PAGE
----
Research in this laboratory is focused on determining the cellular and molecular mechanisms by which ovarian steroid hormones regulate brain function. The major focus is theregulation of female reproductive physiology and behavior by the ovarian hormones, estradiol and progesterone.
We wish to understand how hormonal modulation of synaptic transmission in specific brain regions, the hypothalamus and preoptic area, coordinates the timing of ovulation with mating behavior (lordosis), thereby maximizing reproductive success. It is well known that estradiol acts via a ligand-activated transcription factor, estrogen receptor-α(ERα), to regulate female reproductive function. Recent findings from our labindicate that hypothalamic insulin-like growth factor-1 (IGF-1) receptors act in concert with ERα to control gondatropin releasing hormone (GnRH) neurons andhence female reproductive function.
We are now testing two related hypotheses:(1) that IGF-1 regulates estradiol-dependent afferent signals to GnRH neurons,and (2) that IGF-1 regulates GnRH neuronal responsiveness to afferent input. We are also working in collaboration with Genevieve Neal-Perry, M.D., Ph.D., to test the hypothesis that reduced IGF-1 receptor signaling in the aging brainmay be responsible for attenuated neural responses to ovarian steroids and hence the delayed and attenuated luteinizing hormone (LH) surge that characterizes the perimenopause.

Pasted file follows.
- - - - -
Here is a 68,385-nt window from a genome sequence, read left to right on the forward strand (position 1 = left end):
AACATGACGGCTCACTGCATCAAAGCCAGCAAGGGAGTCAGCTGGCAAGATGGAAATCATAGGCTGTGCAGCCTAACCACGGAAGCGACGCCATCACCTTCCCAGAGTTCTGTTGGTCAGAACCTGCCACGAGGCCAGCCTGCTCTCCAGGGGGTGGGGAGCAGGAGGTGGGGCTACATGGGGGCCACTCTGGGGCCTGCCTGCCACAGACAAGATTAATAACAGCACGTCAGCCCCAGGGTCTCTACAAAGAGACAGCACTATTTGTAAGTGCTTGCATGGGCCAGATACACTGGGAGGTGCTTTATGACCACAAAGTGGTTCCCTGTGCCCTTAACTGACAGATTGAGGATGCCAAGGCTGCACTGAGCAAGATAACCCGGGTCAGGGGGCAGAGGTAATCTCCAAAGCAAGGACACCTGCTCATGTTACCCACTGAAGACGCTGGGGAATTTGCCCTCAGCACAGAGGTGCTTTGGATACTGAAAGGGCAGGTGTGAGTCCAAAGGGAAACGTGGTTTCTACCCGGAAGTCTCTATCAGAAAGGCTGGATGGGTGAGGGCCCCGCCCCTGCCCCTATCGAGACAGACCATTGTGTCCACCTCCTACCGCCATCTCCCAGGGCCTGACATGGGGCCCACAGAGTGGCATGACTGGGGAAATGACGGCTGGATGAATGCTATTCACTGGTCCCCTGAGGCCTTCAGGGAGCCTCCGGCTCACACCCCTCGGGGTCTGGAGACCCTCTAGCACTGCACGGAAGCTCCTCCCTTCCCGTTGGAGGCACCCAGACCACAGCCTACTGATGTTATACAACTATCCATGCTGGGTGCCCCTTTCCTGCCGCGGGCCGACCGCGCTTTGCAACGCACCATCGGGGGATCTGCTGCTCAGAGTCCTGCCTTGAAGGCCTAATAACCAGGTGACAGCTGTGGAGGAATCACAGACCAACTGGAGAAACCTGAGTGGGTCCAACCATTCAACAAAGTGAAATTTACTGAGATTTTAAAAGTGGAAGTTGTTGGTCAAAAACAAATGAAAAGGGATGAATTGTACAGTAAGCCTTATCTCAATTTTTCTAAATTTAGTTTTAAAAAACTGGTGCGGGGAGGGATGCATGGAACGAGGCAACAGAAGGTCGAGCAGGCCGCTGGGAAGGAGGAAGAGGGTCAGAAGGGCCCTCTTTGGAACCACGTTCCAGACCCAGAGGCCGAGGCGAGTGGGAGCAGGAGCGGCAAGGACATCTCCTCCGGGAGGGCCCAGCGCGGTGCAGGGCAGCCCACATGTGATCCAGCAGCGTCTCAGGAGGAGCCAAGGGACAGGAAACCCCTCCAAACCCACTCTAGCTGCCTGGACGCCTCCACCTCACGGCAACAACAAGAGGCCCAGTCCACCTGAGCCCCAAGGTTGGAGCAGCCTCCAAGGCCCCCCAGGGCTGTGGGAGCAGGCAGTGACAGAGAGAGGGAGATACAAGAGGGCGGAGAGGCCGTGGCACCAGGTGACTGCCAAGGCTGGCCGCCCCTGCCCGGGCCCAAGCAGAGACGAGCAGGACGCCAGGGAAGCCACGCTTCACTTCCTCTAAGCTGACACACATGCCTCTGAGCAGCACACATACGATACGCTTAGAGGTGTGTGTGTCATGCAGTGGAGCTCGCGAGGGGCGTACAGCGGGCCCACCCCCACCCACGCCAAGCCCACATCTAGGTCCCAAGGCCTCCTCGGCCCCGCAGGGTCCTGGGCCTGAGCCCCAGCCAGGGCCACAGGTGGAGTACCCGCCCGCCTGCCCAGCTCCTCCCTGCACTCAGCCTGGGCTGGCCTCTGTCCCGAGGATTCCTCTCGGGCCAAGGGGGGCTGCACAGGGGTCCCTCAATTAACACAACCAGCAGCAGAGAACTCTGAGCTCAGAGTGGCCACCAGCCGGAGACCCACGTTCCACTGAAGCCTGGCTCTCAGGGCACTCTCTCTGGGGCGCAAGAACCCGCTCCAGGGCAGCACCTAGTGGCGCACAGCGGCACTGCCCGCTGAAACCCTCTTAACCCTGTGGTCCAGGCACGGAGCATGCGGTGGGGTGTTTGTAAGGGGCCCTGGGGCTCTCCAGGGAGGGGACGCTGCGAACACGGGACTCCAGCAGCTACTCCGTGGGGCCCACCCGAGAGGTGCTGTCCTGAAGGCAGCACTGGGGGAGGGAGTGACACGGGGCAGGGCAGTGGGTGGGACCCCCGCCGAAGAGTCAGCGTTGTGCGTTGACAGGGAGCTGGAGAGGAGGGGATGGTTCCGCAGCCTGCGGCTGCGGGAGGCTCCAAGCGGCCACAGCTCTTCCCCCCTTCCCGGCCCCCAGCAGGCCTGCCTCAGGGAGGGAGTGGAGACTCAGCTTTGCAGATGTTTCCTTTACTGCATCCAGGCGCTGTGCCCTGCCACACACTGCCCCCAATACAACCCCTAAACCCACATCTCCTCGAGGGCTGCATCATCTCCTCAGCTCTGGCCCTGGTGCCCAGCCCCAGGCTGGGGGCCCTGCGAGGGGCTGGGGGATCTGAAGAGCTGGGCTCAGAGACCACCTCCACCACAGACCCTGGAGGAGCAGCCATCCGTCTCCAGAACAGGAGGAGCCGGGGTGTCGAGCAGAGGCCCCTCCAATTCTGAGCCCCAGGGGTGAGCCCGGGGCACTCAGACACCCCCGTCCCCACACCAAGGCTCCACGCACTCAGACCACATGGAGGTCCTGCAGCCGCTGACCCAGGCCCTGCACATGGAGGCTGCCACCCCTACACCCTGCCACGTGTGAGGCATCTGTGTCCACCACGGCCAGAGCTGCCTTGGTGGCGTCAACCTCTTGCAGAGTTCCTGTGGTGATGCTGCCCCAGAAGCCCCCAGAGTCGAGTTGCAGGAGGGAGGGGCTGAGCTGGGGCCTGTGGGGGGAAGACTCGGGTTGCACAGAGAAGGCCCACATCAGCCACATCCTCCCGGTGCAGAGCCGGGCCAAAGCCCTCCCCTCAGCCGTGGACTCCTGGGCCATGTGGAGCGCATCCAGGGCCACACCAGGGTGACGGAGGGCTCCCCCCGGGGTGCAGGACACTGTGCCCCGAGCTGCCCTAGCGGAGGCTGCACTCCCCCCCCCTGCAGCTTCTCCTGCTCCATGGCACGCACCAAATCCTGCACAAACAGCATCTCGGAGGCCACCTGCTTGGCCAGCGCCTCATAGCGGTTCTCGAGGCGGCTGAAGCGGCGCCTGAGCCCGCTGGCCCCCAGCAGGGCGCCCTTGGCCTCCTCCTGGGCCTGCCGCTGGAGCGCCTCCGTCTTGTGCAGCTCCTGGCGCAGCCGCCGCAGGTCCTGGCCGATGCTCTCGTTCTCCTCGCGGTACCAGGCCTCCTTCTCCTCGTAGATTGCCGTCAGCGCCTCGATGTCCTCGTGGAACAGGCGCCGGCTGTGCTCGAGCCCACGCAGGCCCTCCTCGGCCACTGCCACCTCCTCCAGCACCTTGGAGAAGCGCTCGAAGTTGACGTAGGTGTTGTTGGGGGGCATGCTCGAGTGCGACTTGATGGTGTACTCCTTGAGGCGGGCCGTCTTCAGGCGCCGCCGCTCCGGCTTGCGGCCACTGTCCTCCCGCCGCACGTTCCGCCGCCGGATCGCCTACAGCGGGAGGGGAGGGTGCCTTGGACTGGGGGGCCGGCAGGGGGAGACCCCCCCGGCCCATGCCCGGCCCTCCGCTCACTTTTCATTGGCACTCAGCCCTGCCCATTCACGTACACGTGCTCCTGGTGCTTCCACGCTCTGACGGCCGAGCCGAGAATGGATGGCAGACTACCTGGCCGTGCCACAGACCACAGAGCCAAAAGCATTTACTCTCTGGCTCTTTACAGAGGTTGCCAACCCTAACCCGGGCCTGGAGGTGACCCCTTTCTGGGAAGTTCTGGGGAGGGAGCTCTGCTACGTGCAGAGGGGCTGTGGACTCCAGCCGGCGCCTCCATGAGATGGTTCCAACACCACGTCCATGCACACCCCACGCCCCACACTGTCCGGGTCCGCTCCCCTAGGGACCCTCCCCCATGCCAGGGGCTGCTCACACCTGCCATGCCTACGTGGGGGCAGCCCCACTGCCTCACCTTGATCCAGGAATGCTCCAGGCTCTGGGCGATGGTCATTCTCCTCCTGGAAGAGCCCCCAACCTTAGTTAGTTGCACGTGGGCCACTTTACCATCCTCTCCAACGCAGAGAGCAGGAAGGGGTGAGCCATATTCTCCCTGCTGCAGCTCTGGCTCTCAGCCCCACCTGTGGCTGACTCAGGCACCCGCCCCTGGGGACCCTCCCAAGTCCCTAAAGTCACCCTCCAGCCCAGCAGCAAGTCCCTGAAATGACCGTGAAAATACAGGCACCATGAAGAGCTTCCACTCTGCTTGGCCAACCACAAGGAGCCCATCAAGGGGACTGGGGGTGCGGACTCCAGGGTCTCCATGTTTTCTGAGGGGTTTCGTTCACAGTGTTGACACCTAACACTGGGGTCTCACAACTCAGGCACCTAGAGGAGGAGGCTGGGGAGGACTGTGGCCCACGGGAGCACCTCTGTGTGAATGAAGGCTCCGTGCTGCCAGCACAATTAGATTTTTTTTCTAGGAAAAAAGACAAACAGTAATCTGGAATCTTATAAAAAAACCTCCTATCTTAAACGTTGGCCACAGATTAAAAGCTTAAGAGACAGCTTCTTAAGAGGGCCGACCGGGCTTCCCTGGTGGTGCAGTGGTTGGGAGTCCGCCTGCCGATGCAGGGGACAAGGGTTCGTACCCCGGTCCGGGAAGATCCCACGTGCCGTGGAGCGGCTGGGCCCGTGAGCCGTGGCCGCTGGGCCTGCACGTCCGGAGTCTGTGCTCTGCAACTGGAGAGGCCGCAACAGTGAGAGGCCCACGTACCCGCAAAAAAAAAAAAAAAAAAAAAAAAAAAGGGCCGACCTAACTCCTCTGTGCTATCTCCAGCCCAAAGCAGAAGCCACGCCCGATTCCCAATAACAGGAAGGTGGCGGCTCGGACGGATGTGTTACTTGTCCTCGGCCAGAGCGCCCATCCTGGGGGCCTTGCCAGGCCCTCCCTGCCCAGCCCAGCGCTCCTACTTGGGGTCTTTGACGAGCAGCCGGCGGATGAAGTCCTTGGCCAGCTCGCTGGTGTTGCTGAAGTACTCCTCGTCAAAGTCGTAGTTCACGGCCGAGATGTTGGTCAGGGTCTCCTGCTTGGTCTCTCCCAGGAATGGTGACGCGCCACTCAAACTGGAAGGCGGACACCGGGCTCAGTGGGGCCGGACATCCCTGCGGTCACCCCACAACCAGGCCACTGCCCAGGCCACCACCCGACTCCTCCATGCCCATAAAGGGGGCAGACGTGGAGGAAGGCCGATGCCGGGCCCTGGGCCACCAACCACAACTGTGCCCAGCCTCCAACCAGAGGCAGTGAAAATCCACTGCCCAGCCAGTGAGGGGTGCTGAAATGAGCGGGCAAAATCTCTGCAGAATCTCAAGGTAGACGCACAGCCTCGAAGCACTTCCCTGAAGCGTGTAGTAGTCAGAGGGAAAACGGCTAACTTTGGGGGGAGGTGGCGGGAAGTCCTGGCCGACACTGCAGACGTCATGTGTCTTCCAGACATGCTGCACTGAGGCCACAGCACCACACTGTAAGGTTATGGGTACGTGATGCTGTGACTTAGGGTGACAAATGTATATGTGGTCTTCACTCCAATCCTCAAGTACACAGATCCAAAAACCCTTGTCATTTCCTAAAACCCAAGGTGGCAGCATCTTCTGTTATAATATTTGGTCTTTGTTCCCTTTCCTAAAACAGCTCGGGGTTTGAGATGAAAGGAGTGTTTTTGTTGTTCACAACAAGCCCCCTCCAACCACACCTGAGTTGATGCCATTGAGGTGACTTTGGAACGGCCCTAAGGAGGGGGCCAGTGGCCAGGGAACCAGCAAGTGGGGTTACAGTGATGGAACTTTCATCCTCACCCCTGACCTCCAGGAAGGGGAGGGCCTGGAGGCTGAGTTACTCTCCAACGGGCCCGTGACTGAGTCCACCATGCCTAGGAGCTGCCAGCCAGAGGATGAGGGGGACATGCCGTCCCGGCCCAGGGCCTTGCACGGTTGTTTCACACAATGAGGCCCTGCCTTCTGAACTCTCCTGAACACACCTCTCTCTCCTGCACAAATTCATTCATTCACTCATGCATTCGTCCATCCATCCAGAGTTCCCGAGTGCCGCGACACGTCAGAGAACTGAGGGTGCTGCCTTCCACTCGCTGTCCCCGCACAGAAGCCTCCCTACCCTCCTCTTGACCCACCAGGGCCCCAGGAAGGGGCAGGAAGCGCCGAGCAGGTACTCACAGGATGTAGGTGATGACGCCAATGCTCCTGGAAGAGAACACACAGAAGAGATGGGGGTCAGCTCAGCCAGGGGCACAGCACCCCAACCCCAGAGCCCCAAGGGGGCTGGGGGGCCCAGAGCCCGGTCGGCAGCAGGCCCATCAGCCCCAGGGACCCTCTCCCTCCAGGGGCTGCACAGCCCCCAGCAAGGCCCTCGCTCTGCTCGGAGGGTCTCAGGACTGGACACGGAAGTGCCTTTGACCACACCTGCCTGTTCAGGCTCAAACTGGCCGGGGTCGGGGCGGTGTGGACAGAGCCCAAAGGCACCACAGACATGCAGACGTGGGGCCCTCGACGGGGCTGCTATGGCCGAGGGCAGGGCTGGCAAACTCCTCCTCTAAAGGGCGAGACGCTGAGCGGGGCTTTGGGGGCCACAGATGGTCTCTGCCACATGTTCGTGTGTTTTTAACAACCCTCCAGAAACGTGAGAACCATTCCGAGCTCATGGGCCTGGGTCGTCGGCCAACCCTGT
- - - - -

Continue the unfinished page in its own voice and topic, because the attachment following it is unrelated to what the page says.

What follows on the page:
Other experiments test the hypothesis that the delayed onset and reduced amplitude of the preovulatory LH surge in middle-aged female rats results from changes in the ability of ovarian steroids to modulate excitatory (glutamate and kisspeptin) and inhibitory (GABA) signals that regulate GnRH neurons. Recent findings suggest that intra-hypothalamic infusionof the neuropeptide kisspeptin, a potent activator of GnRH neurons, rescues LH surges in middle-aged females by enhancing local glutamate release.
- Neal-Perry, G.S., Zeevalk, G.D., Shu, J. and Etgen, A.M. (2008), Restoration of the luteinizing hormone surge in middle-aged female rats by altering the balance of GABA and glutamate transmission in the medial preoptic area. Biol. Reprod. 79:878-888.
- Neal-Perry, G.S., Lebesgue, D., Shu, J., Zeevalk, G.D., and Etgen, A.M. Kisspeptin restores the luteinizing hormone surge by modulating amino acid neurotransmission in the medial preoptic area of middle-aged female rats. In revision.